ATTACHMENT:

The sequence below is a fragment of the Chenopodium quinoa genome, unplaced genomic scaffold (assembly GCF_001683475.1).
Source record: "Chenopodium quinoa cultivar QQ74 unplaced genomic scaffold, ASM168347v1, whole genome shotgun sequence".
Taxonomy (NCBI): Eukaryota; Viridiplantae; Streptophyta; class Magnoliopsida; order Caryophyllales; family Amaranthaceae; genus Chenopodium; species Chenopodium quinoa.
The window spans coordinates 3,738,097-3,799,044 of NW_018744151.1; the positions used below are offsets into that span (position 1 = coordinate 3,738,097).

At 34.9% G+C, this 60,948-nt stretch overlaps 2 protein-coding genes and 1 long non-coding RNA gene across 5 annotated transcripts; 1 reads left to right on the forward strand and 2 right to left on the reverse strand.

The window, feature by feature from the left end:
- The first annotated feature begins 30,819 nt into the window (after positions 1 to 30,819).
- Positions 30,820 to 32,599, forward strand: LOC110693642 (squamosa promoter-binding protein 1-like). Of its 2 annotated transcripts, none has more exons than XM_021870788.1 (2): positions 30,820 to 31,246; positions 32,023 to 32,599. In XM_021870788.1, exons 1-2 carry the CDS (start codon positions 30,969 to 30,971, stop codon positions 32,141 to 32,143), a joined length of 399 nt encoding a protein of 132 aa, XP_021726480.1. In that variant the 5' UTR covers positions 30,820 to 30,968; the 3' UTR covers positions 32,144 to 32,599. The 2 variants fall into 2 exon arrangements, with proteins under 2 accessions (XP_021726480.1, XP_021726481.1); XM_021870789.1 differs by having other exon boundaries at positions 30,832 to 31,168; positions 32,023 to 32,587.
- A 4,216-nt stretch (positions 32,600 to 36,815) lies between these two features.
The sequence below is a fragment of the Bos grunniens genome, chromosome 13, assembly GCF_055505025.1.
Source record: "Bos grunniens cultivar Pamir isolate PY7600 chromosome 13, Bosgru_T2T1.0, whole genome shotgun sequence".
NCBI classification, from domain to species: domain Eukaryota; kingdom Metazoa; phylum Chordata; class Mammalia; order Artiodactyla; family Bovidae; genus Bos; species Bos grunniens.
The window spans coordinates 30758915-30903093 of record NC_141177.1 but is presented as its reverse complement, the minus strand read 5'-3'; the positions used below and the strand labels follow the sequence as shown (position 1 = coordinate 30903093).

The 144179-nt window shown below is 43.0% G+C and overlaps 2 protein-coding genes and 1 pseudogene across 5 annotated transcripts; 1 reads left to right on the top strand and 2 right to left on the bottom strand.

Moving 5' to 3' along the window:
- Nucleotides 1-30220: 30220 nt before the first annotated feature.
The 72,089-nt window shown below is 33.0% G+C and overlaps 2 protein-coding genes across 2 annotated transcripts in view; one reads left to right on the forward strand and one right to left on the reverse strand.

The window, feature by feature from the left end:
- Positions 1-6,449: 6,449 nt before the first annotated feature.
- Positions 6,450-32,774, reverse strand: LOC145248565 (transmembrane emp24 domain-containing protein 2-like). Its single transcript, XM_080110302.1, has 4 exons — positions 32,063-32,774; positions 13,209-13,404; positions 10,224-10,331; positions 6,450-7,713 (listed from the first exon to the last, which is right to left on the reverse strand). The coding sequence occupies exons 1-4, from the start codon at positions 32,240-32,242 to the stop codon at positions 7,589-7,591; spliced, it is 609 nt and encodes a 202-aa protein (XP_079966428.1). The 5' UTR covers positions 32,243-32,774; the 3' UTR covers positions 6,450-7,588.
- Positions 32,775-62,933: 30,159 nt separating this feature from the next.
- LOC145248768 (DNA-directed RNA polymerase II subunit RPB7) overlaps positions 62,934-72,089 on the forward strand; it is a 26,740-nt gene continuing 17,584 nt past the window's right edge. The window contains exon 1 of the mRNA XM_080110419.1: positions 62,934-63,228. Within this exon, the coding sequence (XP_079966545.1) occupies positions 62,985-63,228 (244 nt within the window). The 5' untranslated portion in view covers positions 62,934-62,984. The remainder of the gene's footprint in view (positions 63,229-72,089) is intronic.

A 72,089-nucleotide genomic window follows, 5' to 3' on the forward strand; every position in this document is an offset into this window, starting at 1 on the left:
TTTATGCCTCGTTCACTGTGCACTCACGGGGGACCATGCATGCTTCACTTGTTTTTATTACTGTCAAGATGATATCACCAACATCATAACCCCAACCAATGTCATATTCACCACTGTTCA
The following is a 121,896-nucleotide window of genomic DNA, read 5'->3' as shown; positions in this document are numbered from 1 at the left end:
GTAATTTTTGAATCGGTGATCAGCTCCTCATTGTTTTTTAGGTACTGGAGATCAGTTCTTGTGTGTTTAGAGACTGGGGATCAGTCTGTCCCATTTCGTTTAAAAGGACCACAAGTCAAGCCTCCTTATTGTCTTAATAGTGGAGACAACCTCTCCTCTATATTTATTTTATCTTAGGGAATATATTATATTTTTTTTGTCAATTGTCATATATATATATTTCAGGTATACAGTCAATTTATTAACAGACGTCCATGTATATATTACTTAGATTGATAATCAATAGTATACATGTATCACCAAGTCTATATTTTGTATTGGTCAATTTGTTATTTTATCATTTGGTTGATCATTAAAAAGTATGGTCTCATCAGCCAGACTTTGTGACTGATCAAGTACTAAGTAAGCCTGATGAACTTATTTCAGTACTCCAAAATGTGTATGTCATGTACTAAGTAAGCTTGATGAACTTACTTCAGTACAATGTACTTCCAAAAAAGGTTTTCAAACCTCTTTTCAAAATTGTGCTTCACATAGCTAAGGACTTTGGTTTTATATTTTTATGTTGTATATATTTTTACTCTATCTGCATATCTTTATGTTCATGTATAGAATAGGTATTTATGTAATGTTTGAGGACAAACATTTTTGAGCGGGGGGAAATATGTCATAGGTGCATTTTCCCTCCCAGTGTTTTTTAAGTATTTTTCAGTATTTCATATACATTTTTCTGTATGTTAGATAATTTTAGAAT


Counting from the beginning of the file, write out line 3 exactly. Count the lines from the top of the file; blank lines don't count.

Taxonomy (NCBI): Eukaryota; Viridiplantae; Streptophyta; class Magnoliopsida; order Caryophyllales; family Amaranthaceae; genus Chenopodium; species Chenopodium quinoa.